In my fury, I actually wanted to blame intuitive eating on why this is so hard for me. It sounds ridiculous, but at one point I truly was like “Screw you, intuitive eating! If I never knew how much freedom came with giving up my diets and restriction then this wouldn’t be so hard!” But beneath my fury, I am beginning to realize that all of this is another lesson in intuitive eating.

Intuitive eating is about normalizing “bad” foods and allowing our bodies to determine what we want to eat and how much. If I’m being intuitive, then I have to recognize that something is very wrong with my body right now and some foods are not jiving with me. It is my job to honor my body, to feed it what feels good. And truthfully, any time I have had any of the foods listed above, I end up in agony, crying to David, asking him why I feel like I binged after having a decent-sized meal, and wondering why my body is storing fat at an unbelievably fast pace. So if the goal is to listen to my body, then eliminating these foods is doing exactly that.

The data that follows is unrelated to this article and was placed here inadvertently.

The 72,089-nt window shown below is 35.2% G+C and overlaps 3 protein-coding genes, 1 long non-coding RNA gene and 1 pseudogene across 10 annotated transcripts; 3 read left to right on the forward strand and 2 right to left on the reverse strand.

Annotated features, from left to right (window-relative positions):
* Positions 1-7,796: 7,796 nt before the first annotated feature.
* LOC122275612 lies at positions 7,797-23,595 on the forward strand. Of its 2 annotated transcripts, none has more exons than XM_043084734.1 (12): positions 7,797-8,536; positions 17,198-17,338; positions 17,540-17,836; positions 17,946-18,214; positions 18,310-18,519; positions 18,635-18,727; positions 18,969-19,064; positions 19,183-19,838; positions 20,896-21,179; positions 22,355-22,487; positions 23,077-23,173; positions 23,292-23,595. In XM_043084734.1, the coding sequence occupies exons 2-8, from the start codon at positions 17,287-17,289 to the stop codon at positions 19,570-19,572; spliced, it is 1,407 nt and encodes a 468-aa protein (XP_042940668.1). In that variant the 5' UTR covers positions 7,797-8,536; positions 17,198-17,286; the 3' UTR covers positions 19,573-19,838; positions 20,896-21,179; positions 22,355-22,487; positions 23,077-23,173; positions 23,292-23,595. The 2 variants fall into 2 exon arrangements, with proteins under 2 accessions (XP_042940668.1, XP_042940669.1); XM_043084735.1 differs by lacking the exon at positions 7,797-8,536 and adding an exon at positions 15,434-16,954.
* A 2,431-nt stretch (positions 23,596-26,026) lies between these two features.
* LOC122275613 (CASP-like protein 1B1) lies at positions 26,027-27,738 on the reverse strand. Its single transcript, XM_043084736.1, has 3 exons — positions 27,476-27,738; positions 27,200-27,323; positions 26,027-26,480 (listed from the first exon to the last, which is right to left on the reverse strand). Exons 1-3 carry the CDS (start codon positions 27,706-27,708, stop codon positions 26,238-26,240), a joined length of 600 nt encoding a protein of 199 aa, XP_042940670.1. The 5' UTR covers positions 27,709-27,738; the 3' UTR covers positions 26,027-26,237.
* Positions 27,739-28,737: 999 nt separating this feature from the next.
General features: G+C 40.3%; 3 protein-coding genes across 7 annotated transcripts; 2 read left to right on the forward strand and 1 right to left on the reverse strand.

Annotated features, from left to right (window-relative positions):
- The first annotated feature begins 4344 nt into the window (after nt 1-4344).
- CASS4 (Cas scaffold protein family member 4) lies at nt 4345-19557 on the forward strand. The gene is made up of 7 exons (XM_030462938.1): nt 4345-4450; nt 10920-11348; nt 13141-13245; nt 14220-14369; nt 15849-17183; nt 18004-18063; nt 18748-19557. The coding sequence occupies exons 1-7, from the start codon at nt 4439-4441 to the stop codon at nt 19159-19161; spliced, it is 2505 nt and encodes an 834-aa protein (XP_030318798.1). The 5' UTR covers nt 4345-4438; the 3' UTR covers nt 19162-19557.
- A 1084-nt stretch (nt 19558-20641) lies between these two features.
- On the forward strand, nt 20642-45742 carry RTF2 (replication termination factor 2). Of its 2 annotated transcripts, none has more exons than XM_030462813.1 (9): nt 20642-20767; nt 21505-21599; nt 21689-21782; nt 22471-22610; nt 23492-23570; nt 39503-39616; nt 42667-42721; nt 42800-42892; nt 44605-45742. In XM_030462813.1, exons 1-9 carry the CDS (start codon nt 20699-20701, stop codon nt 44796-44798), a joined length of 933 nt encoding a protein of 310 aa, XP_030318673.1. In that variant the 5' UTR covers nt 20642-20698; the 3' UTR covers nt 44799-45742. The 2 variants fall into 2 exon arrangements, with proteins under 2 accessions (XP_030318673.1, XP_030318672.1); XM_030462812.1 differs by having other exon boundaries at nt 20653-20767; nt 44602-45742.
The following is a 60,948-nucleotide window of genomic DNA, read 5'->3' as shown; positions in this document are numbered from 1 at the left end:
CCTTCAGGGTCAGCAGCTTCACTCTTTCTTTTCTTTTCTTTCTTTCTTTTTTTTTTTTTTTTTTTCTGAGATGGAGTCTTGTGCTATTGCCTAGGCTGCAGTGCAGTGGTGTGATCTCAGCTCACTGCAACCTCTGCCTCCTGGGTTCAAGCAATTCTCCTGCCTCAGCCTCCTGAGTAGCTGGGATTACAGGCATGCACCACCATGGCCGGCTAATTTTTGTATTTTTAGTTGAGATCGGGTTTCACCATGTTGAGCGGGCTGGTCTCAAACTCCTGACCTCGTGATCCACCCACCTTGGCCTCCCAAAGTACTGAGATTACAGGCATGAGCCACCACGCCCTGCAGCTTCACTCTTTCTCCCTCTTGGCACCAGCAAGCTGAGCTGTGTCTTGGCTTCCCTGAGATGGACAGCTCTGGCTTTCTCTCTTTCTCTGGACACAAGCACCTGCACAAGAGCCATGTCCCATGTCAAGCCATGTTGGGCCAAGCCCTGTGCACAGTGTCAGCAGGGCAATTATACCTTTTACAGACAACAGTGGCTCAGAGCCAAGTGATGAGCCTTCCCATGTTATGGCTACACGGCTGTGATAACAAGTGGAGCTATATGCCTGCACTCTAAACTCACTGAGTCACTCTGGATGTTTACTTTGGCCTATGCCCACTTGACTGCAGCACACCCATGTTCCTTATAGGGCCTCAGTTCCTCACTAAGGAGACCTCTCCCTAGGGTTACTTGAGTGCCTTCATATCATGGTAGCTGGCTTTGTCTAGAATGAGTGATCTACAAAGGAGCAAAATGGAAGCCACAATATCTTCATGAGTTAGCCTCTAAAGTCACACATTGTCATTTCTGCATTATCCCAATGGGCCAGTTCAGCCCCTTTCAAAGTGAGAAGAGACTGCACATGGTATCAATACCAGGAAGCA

Just when you think you have it all down, just when you feel like you’ve mastered the art of listening to your body, you get a curve ball thrown at you. It’s unfair, but it’s another challenge I will fight to overcome. And at the end of the day, it’s going to make me stronger in my own eating disorder recovery and stronger as a therapist working with others in their recovery. Intuitive eating really does look different for each and every one of us at different points in our lives, and for me right now, this is what it looks like. Is it ideal? No. Is it triggering? Yes. But I will tell myself over and over and over again that this is my choice. Despite the doctor’s recommendations, I can still choose to ignore her and eat however I want. But what I want more than anything is to feel better, so right now, this is how I’m going to feel better. I will not starve, nor will I restrict my caloric intake. This is an opportunity for me to listen more carefully to my body and to experiment with alternatives types of foods and ingredients.